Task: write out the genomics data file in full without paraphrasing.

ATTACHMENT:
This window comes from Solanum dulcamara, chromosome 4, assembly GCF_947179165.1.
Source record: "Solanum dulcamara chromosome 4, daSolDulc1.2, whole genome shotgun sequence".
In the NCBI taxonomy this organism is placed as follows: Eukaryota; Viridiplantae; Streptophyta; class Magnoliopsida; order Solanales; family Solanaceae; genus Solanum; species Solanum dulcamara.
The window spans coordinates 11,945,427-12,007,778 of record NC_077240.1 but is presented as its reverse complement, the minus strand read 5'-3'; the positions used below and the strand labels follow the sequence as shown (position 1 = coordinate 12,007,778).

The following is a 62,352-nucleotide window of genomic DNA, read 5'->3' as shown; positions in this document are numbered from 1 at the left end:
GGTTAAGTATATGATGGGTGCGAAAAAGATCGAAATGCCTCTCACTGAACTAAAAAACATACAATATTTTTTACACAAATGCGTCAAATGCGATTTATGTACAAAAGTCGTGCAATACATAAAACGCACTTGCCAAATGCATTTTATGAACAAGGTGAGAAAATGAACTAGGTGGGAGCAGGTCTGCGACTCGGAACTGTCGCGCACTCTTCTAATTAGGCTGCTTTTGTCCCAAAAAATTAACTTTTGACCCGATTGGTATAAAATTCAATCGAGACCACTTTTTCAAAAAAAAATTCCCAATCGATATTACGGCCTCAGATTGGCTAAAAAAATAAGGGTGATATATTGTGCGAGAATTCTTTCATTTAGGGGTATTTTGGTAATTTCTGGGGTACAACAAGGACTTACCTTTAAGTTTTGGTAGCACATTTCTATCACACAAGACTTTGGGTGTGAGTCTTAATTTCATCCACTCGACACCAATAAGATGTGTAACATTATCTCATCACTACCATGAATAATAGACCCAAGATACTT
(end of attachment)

This window comes from Solanum dulcamara, chromosome 4, assembly GCF_947179165.1.
Source record: "Solanum dulcamara chromosome 4, daSolDulc1.2, whole genome shotgun sequence".
In the NCBI taxonomy this organism is placed as follows: Eukaryota; Viridiplantae; Streptophyta; class Magnoliopsida; order Solanales; family Solanaceae; genus Solanum; species Solanum dulcamara.
The window spans coordinates 11,945,427-12,007,778 of record NC_077240.1 but is presented as its reverse complement, the minus strand read 5'-3'; the positions used below and the strand labels follow the sequence as shown (position 1 = coordinate 12,007,778).

The following is a 62,352-nucleotide window of genomic DNA, read 5'->3' as shown; positions in this document are numbered from 1 at the left end:
GGTTAAGTATATGATGGGTGCGAAAAAGATCGAAATGCCTCTCACTGAACTAAAAAACATACAATATTTTTTACACAAATGCGTCAAATGCGATTTATGTACAAAAGTCGTGCAATACATAAAACGCACTTGCCAAATGCATTTTATGAACAAGGTGAGAAAATGAACTAGGTGGGAGCAGGTCTGCGACTCGGAACTGTCGCGCACTCTTCTAATTAGGCTGCTTTTGTCCCAAAAAATTAACTTTTGACCCGATTGGTATAAAATTCAATCGAGACCACTTTTTCAAAAAAAAATTCCCAATCGATATTACGGCCTCAGATTGGCTAAAAAAATAAGGGTGATATATTGTGCGAGAATTCTTTCATTTAGGGGTATTTTGGTAATTTCTGGGGTACAACAAGGACTTACCTTTAAGTTTTGGTAGCACATTTCTATCACACAAGACTTTGGGTGTGAGTCTTAATTTCATCCACTCGACACCAATAAGATGTGTAACATTATCTCATCACTACCATGAATAATAGACCCAAGATACTT